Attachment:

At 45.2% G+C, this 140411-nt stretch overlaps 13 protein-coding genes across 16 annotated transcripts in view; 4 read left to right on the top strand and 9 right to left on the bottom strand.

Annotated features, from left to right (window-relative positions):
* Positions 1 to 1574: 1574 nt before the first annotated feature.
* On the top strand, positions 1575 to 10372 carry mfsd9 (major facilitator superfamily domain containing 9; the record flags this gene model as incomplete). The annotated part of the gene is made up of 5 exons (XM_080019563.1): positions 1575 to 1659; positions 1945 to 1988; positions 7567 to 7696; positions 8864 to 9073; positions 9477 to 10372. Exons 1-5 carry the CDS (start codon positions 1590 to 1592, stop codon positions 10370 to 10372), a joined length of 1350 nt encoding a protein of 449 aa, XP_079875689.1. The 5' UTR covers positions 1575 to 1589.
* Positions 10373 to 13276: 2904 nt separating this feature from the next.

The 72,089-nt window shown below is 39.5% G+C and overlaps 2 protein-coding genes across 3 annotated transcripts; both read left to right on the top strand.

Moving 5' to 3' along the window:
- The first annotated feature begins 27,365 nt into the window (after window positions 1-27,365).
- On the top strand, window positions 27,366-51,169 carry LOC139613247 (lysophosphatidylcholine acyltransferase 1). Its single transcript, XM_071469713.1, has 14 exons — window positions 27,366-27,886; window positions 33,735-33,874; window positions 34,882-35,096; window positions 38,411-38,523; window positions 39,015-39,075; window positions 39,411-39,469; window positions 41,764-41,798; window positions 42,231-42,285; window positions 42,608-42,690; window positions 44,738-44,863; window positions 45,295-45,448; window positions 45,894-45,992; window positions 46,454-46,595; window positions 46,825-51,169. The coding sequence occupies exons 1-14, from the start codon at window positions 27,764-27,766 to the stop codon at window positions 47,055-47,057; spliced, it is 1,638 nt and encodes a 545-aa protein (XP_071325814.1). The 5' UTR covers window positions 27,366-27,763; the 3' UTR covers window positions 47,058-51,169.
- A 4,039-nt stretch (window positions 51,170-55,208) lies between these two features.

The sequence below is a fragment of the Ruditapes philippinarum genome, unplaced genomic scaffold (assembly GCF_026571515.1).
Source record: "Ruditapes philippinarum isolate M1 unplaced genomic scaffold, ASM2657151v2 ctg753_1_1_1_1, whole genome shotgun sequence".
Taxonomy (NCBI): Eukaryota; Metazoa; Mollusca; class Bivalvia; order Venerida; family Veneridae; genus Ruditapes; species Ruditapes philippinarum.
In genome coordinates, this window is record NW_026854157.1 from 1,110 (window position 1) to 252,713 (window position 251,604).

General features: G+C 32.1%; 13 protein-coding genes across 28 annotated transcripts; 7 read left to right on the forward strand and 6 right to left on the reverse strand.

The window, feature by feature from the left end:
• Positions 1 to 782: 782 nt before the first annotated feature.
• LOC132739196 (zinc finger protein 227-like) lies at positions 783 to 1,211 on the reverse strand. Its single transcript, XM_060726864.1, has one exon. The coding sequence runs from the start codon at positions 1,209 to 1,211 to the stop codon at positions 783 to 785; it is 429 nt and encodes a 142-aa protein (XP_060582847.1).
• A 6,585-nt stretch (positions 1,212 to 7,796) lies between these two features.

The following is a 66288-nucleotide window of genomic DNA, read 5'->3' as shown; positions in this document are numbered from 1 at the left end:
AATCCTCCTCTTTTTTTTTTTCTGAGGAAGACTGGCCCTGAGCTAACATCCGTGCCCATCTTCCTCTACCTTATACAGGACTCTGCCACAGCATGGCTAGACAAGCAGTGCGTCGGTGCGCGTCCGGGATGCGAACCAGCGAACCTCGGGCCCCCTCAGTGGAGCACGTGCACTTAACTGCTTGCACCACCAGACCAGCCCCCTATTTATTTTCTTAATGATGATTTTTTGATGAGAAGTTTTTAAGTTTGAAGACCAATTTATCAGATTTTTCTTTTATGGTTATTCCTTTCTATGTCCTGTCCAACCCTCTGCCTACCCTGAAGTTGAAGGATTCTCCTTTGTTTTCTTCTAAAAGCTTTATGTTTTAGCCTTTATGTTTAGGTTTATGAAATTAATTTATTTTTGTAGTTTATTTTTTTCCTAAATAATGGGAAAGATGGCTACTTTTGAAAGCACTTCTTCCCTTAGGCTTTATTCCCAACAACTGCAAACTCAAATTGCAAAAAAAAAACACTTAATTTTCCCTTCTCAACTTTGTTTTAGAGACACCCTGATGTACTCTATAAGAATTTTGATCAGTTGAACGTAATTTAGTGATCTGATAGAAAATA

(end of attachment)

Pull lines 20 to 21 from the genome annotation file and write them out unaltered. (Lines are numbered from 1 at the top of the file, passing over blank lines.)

The following is a 66288-nucleotide window of genomic DNA, read 5'->3' as shown; positions in this document are numbered from 1 at the left end:
AATCCTCCTCTTTTTTTTTTTCTGAGGAAGACTGGCCCTGAGCTAACATCCGTGCCCATCTTCCTCTACCTTATACAGGACTCTGCCACAGCATGGCTAGACAAGCAGTGCGTCGGTGCGCGTCCGGGATGCGAACCAGCGAACCTCGGGCCCCCTCAGTGGAGCACGTGCACTTAACTGCTTGCACCACCAGACCAGCCCCCTATTTATTTTCTTAATGATGATTTTTTGATGAGAAGTTTTTAAGTTTGAAGACCAATTTATCAGATTTTTCTTTTATGGTTATTCCTTTCTATGTCCTGTCCAACCCTCTGCCTACCCTGAAGTTGAAGGATTCTCCTTTGTTTTCTTCTAAAAGCTTTATGTTTTAGCCTTTATGTTTAGGTTTATGAAATTAATTTATTTTTGTAGTTTATTTTTTTCCTAAATAATGGGAAAGATGGCTACTTTTGAAAGCACTTCTTCCCTTAGGCTTTATTCCCAACAACTGCAAACTCAAATTGCAAAAAAAAAACACTTAATTTTCCCTTCTCAACTTTGTTTTAGAGACACCCTGATGTACTCTATAAGAATTTTGATCAGTTGAACGTAATTTAGTGATCTGATAGAAAATA